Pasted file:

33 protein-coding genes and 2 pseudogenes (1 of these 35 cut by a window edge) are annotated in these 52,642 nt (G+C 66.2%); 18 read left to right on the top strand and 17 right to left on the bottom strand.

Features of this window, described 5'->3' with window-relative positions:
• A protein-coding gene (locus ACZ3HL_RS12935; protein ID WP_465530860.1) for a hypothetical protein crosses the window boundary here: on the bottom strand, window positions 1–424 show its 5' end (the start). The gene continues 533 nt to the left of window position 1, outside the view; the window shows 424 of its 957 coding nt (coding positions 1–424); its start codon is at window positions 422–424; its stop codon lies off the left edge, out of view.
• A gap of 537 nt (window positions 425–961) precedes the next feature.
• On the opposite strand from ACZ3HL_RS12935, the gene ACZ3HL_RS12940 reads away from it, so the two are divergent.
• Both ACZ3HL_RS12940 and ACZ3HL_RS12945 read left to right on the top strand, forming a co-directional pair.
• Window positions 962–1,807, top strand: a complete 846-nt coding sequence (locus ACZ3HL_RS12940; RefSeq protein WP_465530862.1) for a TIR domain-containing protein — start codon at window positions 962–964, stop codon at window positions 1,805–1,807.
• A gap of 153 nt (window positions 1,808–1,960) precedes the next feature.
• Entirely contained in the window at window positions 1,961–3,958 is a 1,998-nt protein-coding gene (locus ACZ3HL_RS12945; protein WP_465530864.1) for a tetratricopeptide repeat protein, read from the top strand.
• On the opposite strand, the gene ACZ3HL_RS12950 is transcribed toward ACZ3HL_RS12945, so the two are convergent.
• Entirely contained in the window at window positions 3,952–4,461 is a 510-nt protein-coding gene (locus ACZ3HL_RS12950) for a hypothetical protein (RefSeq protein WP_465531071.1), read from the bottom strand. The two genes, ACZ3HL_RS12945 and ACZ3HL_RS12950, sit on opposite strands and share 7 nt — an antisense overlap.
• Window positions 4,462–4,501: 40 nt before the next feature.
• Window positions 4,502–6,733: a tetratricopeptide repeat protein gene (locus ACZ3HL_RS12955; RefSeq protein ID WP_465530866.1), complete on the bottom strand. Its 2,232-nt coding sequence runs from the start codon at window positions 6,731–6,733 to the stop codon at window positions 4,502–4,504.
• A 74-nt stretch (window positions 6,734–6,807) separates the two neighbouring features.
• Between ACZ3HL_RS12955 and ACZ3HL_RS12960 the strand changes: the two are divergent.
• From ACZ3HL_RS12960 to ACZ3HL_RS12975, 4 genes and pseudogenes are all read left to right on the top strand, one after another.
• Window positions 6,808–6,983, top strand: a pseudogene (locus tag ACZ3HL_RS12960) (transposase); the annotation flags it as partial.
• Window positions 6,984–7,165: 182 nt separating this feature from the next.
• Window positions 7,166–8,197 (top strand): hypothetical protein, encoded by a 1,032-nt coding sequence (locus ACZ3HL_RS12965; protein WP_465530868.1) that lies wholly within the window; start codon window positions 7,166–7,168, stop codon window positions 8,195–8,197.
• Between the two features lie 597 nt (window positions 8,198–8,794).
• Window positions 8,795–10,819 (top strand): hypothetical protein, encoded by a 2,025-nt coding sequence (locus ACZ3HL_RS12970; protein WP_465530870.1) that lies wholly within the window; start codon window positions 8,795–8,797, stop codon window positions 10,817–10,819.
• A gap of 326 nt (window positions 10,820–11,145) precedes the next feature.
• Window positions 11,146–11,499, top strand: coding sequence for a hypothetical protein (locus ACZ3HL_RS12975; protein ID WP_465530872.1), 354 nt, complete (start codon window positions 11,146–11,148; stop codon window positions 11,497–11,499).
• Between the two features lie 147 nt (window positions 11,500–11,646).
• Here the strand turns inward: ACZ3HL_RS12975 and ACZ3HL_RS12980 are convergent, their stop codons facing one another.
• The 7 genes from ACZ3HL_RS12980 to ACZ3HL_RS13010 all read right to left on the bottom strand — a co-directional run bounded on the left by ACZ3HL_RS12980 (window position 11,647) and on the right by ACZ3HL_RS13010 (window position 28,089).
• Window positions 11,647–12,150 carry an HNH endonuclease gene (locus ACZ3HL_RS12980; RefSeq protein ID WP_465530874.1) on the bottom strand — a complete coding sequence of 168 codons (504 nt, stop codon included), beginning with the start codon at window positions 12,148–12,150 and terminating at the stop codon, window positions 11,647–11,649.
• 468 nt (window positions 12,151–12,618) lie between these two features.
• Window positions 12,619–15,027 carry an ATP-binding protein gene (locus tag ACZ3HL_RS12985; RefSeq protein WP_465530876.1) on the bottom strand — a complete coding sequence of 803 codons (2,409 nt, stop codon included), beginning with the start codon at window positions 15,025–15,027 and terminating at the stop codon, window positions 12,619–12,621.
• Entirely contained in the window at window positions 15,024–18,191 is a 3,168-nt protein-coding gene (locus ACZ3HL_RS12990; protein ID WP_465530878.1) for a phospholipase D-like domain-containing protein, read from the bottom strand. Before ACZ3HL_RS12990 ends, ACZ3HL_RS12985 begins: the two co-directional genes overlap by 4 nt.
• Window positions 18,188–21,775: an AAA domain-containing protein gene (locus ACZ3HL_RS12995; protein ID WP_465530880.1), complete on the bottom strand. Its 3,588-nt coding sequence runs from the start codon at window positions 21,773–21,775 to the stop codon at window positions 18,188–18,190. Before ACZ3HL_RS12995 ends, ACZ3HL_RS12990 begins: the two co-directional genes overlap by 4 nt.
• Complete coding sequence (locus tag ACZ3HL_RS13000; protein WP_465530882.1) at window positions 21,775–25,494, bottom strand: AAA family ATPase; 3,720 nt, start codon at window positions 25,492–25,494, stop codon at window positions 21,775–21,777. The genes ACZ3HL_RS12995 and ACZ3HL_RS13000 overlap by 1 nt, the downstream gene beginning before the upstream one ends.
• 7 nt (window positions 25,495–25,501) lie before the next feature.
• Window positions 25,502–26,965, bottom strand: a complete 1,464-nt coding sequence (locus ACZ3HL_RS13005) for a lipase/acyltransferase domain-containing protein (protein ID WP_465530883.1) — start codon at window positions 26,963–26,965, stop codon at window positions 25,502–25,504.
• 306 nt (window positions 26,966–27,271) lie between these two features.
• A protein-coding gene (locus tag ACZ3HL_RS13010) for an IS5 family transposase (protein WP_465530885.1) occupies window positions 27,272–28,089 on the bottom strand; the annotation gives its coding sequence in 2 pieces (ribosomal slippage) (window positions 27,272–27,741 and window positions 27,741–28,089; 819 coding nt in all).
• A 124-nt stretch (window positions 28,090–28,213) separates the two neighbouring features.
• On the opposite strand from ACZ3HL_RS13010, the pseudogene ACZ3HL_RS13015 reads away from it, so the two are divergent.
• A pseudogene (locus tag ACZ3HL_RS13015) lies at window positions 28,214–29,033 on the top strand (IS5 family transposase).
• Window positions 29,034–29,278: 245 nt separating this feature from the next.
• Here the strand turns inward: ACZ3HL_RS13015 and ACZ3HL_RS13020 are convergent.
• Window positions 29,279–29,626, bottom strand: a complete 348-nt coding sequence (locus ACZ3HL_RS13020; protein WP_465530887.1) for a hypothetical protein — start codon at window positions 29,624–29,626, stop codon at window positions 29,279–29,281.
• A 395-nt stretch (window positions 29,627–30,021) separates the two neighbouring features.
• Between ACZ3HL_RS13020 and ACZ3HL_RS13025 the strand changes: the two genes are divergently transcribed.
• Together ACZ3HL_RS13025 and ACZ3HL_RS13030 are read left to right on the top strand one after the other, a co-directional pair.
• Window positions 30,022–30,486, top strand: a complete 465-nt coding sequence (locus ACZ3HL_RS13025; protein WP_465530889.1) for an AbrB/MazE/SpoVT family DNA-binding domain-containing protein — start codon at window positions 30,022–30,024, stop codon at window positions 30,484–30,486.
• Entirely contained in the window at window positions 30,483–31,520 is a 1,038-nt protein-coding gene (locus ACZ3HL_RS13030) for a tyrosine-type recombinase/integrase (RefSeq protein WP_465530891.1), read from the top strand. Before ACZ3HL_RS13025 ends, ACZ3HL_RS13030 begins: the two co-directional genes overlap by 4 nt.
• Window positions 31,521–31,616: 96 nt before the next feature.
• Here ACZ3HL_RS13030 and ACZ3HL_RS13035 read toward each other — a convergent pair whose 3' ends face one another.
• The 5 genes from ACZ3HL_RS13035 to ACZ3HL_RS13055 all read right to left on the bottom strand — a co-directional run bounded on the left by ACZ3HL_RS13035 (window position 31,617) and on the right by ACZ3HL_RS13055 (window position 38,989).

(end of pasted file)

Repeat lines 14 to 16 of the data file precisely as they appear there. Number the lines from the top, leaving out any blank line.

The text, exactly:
• A 74-nt stretch (window positions 6,734–6,807) separates the two neighbouring features.
• Between ACZ3HL_RS12955 and ACZ3HL_RS12960 the strand changes: the two are divergent.
• From ACZ3HL_RS12960 to ACZ3HL_RS12975, 4 genes and pseudogenes are all read left to right on the top strand, one after another.